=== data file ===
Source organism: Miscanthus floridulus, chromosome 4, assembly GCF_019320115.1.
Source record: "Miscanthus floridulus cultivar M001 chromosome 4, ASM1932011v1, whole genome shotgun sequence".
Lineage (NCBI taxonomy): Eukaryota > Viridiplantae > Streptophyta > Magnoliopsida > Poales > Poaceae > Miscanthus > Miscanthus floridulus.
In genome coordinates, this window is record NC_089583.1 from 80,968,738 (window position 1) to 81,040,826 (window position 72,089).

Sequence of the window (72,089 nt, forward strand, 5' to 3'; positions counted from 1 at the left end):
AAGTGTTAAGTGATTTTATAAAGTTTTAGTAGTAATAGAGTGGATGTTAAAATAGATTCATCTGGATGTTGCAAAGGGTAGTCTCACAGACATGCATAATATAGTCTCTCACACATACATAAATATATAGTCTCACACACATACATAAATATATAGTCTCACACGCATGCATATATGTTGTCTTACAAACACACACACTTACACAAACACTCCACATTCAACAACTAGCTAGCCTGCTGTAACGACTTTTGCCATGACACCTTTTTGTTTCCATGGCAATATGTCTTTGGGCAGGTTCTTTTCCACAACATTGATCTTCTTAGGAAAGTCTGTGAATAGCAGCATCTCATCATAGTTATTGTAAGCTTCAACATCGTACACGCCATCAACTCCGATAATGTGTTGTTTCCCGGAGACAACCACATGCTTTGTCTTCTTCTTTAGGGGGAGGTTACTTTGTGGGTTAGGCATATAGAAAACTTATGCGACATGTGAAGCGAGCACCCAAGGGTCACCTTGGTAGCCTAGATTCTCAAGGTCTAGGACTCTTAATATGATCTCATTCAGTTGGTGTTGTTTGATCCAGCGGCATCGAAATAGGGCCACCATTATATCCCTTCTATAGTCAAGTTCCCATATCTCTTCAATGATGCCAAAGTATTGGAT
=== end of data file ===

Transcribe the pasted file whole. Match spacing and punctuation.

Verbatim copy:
Source organism: Miscanthus floridulus, chromosome 4, assembly GCF_019320115.1.
Source record: "Miscanthus floridulus cultivar M001 chromosome 4, ASM1932011v1, whole genome shotgun sequence".
Lineage (NCBI taxonomy): Eukaryota > Viridiplantae > Streptophyta > Magnoliopsida > Poales > Poaceae > Miscanthus > Miscanthus floridulus.
In genome coordinates, this window is record NC_089583.1 from 80,968,738 (window position 1) to 81,040,826 (window position 72,089).

Sequence of the window (72,089 nt, forward strand, 5' to 3'; positions counted from 1 at the left end):
AAGTGTTAAGTGATTTTATAAAGTTTTAGTAGTAATAGAGTGGATGTTAAAATAGATTCATCTGGATGTTGCAAAGGGTAGTCTCACAGACATGCATAATATAGTCTCTCACACATACATAAATATATAGTCTCACACACATACATAAATATATAGTCTCACACGCATGCATATATGTTGTCTTACAAACACACACACTTACACAAACACTCCACATTCAACAACTAGCTAGCCTGCTGTAACGACTTTTGCCATGACACCTTTTTGTTTCCATGGCAATATGTCTTTGGGCAGGTTCTTTTCCACAACATTGATCTTCTTAGGAAAGTCTGTGAATAGCAGCATCTCATCATAGTTATTGTAAGCTTCAACATCGTACACGCCATCAACTCCGATAATGTGTTGTTTCCCGGAGACAACCACATGCTTTGTCTTCTTCTTTAGGGGGAGGTTACTTTGTGGGTTAGGCATATAGAAAACTTATGCGACATGTGAAGCGAGCACCCAAGGGTCACCTTGGTAGCCTAGATTCTCAAGGTCTAGGACTCTTAATATGATCTCATTCAGTTGGTGTTGTTTGATCCAGCGGCATCGAAATAGGGCCACCATTATATCCCTTCTATAGTCAAGTTCCCATATCTCTTCAATGATGCCAAAGTATTGGAT